How Much Does An Acoustic Guitar Weight With A Hard Case Or A Gig Bag?
Now that we have covered most of the cases when it comes to weight, let’s see what happens if you have to carry your guitar from point A to point B. Usually, you won’t just grab it by the neck and carry it on your shoulder. This means that you will need either a solid case or a gig bag. Since acoustic guitars are not as heavy, both options are good, but the case (even though it’s heavier) will offer more protection.
Gig bags are the most common ones, and the reason players buy them is the price. They can be a lot cheaper than the solid case, but they offer less protection. The weight of a gig bag can be between 2 and 5 lbs depending on the type. There are ones made of cheaper materials that are easy to carry but lack safety for your instrument. So, if you have a 5 or 6 lbs guitar, and take a 4 or 5 lbs gig bag, the total weight will be around 10 lbs (4.5 kg).
Hardshell cases, on the other hand, provide plenty of protection but they weigh more. A guitar case is on average around 10 lbs or 4.5 kg. This means that your acoustic guitar with a case can be over 15 lbs(6.8 kg). And if you have cables, straps, and any additional accessory, the total weight can be even higher.
Does The Weight Of An Acoustic Guitar Really Matter?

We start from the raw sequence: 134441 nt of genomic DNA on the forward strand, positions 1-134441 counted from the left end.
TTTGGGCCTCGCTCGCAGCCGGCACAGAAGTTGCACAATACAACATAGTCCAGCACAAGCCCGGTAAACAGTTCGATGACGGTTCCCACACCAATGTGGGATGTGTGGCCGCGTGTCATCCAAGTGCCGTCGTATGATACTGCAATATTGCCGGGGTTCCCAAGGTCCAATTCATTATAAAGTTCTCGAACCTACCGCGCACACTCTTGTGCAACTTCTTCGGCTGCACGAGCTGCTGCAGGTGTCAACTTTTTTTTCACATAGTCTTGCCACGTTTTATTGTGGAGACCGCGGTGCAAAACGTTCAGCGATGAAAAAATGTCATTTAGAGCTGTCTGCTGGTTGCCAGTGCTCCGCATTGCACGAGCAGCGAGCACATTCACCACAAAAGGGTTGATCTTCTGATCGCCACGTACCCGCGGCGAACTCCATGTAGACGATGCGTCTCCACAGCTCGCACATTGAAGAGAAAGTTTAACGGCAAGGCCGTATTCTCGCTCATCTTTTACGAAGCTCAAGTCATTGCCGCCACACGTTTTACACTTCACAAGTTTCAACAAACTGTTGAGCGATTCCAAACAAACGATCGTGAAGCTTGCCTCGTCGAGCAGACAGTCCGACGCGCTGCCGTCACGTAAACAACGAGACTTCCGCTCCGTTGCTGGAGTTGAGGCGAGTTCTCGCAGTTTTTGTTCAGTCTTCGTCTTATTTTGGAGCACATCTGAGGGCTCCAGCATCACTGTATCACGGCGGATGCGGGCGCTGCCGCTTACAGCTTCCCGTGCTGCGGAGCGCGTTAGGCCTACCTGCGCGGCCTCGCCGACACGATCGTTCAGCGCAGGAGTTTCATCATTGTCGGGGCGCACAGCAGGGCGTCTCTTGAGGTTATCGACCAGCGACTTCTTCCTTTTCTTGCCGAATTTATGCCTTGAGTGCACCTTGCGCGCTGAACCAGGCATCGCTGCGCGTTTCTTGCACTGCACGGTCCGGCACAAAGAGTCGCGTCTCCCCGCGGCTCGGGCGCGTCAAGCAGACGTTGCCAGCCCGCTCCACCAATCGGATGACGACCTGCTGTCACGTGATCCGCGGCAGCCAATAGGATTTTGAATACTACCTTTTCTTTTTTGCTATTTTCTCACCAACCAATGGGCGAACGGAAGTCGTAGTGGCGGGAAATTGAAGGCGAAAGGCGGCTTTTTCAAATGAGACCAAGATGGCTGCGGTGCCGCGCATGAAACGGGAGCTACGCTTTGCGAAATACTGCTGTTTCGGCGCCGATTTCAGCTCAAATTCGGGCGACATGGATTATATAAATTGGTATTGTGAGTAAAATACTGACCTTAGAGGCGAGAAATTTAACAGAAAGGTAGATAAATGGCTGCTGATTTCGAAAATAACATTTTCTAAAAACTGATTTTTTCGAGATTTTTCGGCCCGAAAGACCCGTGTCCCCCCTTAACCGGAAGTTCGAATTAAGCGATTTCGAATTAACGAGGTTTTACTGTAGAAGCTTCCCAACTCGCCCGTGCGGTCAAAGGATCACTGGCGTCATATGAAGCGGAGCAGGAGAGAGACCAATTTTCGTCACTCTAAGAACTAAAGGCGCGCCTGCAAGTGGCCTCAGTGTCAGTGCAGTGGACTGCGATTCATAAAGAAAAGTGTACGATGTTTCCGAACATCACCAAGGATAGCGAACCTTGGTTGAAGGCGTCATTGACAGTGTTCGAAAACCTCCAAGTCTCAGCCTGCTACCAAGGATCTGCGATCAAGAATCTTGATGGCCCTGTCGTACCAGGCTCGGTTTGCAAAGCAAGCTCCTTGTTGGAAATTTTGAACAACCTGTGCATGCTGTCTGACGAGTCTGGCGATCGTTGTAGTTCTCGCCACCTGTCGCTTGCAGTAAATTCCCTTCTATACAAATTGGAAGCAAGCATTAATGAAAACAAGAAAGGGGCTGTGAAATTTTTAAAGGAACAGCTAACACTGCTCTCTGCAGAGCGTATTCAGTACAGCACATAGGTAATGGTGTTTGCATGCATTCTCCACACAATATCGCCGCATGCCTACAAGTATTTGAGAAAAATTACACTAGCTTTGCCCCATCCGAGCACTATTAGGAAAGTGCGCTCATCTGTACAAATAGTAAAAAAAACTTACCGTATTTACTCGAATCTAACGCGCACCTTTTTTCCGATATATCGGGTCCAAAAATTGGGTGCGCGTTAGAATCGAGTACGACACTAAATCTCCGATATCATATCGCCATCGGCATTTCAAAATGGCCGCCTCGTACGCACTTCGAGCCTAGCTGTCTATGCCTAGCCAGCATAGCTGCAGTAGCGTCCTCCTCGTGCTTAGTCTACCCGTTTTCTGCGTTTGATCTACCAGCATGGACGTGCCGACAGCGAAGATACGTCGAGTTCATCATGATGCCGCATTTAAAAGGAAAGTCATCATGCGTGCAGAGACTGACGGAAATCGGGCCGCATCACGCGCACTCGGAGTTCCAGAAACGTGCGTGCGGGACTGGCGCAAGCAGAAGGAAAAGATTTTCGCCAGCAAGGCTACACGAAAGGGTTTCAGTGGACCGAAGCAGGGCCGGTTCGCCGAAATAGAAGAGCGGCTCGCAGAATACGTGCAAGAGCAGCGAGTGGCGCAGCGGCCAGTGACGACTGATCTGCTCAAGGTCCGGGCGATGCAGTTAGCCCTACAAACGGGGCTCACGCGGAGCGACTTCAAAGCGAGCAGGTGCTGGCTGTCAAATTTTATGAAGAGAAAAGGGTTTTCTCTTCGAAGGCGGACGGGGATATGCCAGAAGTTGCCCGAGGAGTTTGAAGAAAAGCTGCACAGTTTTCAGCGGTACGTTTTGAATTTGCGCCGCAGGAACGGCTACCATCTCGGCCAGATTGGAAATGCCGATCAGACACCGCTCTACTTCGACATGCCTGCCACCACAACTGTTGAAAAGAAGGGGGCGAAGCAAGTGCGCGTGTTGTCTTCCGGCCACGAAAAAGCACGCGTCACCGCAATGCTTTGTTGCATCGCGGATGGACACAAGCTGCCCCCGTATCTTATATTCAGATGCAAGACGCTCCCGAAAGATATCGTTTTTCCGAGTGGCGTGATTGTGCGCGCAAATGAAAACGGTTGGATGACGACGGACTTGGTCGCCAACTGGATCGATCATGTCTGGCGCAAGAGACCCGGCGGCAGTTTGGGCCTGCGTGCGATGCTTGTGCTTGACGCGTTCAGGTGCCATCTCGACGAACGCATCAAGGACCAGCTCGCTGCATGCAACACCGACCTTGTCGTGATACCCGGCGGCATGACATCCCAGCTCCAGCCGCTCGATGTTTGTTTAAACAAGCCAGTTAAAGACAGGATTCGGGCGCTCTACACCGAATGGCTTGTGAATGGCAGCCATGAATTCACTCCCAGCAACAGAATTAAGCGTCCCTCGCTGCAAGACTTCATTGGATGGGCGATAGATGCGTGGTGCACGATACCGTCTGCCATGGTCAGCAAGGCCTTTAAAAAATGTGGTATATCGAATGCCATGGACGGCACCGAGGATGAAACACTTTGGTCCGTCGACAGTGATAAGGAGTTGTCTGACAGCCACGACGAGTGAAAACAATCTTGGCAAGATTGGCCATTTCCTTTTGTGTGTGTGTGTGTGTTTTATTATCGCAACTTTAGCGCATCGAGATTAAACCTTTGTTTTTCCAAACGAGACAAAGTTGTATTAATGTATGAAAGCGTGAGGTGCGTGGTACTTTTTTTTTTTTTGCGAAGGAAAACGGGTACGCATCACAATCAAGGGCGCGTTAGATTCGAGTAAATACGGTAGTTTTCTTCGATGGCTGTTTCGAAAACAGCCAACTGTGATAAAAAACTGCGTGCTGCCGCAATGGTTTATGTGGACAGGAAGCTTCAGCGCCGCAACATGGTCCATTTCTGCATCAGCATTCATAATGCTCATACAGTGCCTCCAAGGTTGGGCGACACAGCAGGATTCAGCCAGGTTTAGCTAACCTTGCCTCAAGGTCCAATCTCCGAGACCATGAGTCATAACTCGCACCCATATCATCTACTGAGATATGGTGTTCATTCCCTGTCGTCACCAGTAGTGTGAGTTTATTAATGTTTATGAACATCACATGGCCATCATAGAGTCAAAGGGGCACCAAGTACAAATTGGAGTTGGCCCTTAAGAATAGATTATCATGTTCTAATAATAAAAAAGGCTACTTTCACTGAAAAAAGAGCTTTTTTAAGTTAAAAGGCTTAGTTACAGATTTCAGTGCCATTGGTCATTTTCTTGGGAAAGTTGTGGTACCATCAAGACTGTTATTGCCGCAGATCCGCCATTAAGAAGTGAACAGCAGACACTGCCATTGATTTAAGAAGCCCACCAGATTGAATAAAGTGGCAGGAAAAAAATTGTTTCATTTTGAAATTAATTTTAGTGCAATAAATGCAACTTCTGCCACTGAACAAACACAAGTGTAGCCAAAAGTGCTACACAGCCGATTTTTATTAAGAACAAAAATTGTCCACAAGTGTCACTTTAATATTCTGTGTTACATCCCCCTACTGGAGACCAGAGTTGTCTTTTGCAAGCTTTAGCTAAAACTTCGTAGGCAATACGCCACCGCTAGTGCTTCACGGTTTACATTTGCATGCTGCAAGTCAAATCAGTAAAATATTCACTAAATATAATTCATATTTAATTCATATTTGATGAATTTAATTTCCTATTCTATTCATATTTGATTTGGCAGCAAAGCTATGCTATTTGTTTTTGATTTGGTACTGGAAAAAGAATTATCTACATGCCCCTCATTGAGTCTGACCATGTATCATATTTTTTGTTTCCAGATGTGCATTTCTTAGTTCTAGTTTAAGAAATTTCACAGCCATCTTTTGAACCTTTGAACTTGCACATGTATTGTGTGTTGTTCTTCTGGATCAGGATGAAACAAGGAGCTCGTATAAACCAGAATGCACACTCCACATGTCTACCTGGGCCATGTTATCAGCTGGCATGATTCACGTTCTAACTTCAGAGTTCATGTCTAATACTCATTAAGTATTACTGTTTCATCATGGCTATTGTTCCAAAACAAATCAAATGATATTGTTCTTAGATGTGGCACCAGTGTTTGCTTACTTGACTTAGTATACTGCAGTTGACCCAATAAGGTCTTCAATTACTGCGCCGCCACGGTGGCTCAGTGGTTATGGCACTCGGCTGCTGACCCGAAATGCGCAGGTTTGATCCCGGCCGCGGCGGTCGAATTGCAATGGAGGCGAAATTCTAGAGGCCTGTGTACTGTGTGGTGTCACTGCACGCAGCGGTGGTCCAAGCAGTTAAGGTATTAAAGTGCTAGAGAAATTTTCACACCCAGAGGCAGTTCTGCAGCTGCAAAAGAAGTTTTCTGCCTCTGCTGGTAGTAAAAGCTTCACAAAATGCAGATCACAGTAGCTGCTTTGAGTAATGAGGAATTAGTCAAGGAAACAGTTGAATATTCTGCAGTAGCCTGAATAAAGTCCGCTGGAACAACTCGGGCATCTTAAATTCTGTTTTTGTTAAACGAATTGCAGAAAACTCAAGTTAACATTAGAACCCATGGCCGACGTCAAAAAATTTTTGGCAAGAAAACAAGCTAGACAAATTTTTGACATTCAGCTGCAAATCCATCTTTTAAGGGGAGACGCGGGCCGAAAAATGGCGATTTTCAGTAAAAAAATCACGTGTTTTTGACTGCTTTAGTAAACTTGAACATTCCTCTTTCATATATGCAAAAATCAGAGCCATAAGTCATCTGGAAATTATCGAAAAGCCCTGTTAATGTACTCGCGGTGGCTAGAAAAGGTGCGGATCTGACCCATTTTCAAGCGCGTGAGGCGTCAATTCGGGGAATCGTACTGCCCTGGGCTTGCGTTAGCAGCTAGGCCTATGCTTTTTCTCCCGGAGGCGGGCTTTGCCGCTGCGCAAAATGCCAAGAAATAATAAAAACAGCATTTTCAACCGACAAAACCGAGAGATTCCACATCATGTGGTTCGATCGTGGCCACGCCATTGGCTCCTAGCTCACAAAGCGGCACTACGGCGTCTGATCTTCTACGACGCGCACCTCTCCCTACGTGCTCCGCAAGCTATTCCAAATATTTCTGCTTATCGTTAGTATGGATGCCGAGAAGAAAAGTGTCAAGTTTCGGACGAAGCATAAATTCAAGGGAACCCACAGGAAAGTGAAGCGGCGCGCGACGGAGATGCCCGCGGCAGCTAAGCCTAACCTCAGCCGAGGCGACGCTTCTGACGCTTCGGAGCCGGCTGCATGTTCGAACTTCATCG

The answer to this question is both yes and no. As I mentioned before, for tone, you are more interested in the type of wood, which will, as a result, dictate the weight. However, the weight of the guitar is important for the physical part of playing an instrument. This means that you have to acknowledge that you will carry the guitar, play it either sitting or standing and everything else that comes with it.
If you tour a lot, you might find lighter guitars to be your best option. Especially if you have to carry it a lot and if you stand while playing. On the other hand, if you play at home while sitting, the weight of the instrument will have little to no impact on the playability.
There are so many different aspects that will impact the total weight of the acoustic guitar. From different types of wood used to create it, to additional features like equalizers and pickups. Furthermore, the size of the guitar will have a direct impact on weight. So, based on the type of wood, size, and any additional accessory, guitars can weigh between 2 and 6 lbs.